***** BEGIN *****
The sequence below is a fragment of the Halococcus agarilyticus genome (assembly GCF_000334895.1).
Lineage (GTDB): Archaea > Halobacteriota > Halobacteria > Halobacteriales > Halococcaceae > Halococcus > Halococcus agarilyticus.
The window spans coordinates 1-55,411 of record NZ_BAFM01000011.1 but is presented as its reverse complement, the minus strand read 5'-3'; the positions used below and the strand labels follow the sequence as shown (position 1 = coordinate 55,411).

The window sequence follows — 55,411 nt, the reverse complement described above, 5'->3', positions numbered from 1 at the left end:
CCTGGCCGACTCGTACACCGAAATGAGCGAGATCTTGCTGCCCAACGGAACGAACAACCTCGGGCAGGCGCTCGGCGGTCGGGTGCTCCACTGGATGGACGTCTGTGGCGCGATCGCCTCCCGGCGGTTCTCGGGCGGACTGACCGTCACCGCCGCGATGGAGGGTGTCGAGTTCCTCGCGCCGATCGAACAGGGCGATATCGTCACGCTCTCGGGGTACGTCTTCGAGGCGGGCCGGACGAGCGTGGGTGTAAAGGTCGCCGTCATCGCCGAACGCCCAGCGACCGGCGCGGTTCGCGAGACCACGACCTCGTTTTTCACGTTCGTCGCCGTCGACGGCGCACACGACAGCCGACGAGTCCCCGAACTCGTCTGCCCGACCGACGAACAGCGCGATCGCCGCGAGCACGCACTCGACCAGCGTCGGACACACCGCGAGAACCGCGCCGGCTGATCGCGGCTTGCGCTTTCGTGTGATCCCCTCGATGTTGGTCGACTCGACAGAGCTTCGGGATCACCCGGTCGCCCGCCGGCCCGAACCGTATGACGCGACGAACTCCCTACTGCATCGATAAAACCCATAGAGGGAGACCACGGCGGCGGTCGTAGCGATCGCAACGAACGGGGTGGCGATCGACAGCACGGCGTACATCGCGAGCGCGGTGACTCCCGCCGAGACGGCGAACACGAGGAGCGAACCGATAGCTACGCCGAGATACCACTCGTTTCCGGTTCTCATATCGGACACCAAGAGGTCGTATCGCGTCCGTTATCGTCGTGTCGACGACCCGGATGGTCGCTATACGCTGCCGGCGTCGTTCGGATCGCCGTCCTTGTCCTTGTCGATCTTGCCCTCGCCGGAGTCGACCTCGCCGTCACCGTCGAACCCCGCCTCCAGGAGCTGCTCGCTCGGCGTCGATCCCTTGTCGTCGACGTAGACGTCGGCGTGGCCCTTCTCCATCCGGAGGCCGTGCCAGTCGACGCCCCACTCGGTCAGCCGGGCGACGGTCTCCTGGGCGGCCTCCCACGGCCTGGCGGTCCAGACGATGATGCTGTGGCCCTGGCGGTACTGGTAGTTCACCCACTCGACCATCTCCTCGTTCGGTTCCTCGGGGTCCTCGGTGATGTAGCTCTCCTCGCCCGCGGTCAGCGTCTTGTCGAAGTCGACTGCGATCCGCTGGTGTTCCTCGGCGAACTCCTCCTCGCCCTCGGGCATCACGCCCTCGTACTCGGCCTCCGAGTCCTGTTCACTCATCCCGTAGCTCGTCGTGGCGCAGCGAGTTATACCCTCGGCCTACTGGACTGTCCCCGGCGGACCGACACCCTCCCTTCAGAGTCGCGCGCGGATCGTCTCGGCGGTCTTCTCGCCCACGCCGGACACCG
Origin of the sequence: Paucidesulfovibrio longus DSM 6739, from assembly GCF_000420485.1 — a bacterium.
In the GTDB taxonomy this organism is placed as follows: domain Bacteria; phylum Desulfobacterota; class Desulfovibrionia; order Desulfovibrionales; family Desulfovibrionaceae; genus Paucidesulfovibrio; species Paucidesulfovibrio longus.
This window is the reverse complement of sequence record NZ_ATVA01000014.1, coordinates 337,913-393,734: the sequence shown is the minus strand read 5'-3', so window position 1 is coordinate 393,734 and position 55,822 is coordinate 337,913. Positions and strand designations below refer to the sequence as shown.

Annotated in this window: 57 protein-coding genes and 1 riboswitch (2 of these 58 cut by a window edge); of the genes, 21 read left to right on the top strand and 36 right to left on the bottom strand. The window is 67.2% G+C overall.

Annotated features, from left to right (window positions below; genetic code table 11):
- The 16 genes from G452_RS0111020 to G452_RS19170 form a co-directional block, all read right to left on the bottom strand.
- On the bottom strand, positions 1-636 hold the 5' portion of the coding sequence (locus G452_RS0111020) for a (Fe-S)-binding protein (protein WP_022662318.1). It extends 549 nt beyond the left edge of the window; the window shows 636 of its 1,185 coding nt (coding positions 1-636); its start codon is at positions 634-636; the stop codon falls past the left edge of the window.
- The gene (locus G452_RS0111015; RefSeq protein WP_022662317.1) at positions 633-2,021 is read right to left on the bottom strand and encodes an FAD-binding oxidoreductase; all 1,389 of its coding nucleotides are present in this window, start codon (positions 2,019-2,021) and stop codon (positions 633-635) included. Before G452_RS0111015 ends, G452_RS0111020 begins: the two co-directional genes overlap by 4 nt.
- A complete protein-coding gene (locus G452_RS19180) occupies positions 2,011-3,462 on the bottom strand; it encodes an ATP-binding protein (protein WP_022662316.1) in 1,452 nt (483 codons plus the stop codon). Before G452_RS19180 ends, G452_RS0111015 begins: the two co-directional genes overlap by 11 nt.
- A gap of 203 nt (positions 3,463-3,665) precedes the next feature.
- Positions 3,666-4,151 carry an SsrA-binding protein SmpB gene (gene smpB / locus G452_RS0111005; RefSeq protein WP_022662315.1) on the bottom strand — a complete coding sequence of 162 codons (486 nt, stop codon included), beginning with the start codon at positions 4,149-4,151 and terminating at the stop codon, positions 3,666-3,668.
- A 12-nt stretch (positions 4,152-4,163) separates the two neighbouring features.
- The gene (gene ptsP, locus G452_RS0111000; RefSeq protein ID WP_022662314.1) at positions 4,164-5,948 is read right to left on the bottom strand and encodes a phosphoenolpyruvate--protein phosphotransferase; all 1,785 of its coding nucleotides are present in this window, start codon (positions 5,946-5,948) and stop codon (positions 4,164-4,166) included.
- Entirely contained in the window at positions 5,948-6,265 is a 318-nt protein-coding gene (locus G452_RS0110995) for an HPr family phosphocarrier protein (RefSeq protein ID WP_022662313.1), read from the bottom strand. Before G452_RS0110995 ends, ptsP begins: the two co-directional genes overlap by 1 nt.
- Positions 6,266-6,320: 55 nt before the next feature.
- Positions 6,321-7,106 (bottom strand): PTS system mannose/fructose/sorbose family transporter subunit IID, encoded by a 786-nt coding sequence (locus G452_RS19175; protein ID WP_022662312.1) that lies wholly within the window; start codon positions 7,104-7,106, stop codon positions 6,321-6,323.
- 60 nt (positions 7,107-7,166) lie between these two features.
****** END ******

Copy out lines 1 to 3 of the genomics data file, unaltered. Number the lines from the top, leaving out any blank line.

The sequence below is a fragment of the Halococcus agarilyticus genome (assembly GCF_000334895.1).
Lineage (GTDB): Archaea > Halobacteriota > Halobacteria > Halobacteriales > Halococcaceae > Halococcus > Halococcus agarilyticus.
The window spans coordinates 1-55,411 of record NZ_BAFM01000011.1 but is presented as its reverse complement, the minus strand read 5'-3'; the positions used below and the strand labels follow the sequence as shown (position 1 = coordinate 55,411).